Denmark has new plan to get refugees into work

The Local Denmark
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Denmark has new plan to get refugees into work
The PM said the plan would make refugees "a resource, and not a burden, for our society". Photo: Colourbox

The government reached an agreement with Danish union and business representatives on Thursday that they say will help refugees get into the national labour force.


The highlight of the agreement is a new so-called ‘integration basic education’ scheme (integrations-grunduddannelse - IGU), which aims to put refugees in short-term jobs at an apprentice salary level of between 50 to 120 kroner per hour. The IGU jobs can last for up to two years and refugees will also be offered skill development or education courses of up to 20 weeks. 
Companies who hire refugees under the IGU scheme can qualify for a financial bonus of up to 40,000 kroner if the refuges are employed for two years. 
Meanwhile, refugees within the scheme will be exempt from attending meetings at their local job centres and those who have a job offer under the scheme will be provided housing within the employer’s municipality.
PM Lars Løkke Rasmussen praised the agreement as a shining example of “the Danish model”. 
“A job is the key to integration. Therefore it is essential that we more quickly get refugees into job so that they become a resource, and not a burden, for our society,” he said in a statement.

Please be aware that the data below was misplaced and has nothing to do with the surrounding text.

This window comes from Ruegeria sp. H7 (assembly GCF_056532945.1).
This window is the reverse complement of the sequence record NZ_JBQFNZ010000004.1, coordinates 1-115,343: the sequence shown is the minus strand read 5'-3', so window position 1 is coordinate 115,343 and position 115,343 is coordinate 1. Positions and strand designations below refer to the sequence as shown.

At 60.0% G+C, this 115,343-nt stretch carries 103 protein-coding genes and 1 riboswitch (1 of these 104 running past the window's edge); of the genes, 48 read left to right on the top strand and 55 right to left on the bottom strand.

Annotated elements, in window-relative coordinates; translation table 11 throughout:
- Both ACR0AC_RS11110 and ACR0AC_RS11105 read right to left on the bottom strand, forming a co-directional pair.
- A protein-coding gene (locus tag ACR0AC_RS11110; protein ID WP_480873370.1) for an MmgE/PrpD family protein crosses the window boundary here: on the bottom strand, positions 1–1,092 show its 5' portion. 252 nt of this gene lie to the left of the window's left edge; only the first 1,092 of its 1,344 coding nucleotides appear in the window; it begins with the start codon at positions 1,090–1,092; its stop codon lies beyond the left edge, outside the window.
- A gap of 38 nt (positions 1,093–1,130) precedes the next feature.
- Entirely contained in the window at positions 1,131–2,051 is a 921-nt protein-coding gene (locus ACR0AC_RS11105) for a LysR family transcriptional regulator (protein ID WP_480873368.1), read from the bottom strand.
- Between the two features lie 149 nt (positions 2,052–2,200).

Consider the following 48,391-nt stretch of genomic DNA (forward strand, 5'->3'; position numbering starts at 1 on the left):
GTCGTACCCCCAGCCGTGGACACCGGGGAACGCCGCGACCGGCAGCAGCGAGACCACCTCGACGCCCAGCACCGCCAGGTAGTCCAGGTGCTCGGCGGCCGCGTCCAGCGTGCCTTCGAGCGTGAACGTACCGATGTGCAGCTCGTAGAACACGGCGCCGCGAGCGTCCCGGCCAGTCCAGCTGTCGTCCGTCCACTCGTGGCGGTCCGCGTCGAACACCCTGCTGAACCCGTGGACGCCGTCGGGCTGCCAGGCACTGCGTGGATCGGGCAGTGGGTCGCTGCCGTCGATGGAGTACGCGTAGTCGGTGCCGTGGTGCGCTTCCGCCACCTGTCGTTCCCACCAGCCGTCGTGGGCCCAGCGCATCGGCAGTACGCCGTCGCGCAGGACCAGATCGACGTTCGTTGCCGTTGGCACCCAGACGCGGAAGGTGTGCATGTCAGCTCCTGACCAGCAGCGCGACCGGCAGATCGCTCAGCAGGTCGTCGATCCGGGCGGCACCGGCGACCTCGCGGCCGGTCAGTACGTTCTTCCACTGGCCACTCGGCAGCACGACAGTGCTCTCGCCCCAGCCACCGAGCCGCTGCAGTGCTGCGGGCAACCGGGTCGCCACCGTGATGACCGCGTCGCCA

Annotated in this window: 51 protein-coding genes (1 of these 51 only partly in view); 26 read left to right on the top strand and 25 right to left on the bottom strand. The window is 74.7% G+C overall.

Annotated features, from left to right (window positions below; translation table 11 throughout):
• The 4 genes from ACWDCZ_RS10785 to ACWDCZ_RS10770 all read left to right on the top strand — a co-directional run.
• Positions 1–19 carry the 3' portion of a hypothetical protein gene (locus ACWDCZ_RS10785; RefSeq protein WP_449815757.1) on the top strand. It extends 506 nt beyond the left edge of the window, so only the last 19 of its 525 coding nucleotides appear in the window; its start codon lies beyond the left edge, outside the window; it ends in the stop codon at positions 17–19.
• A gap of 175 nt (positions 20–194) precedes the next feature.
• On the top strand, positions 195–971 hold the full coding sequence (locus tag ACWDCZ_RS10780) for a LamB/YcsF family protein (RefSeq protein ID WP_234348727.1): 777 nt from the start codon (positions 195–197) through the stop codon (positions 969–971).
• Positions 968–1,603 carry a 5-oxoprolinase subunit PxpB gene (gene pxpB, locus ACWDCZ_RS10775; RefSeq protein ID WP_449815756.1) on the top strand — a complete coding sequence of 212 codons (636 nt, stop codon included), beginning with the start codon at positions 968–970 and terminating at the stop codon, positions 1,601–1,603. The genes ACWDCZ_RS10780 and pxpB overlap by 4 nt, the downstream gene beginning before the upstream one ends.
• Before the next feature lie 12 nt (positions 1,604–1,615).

“The agreement is part of our strong tradition of working together with the job market to solve difficult societal questions together. I’m happy that we have given the Danish model new live with the deal,” he added. 
An earlier part of the tripartite talks netted an agreement on “increasing employment focus” in local municipalities’ efforts to integrate refugees. Under that part of the plan, Under the plan, local municipalities were told to focus exclusively on getting refugees into work, even at the expense of learning the Danish language
The prime minister has openly acknowledged that Denmark has had a poor track record of getting refugees into the labour market. A 2015 analysis  from the Confederation of Danish Employers (Dansk Arbejdsgiverforening) showed that three out of four refugees who came to Denmark in the early 2000s were jobless ten years later.
Not everyone shared the PM’s enthusiasm for the deal. Danish People’s Party leader Kristians Thulesen Dahl called the results “sad”.
“Once again, special treatment of refugees and migrants over Danes,” he wrote on Facebook. “A new low-paying job market is coming. And when [the refugees’] two years at a low salary are over, the unemployment system will be waiting [for them], while new [refugees] will be hired at the lower salaries.”
The labour union FOA also expressed concerns about how the new agreement would affect Danish workers. 
“This agreement will mean that municipalities can put refugees into jobs at 49 kroner per hour and I’m scared that we will see firings of people who have regular employment conditions,” FOA chairman Dennis Kristensen told broadcaster DR. 
The full text of the tripartite agreement on integration in the job market can be read here (in Danish). 


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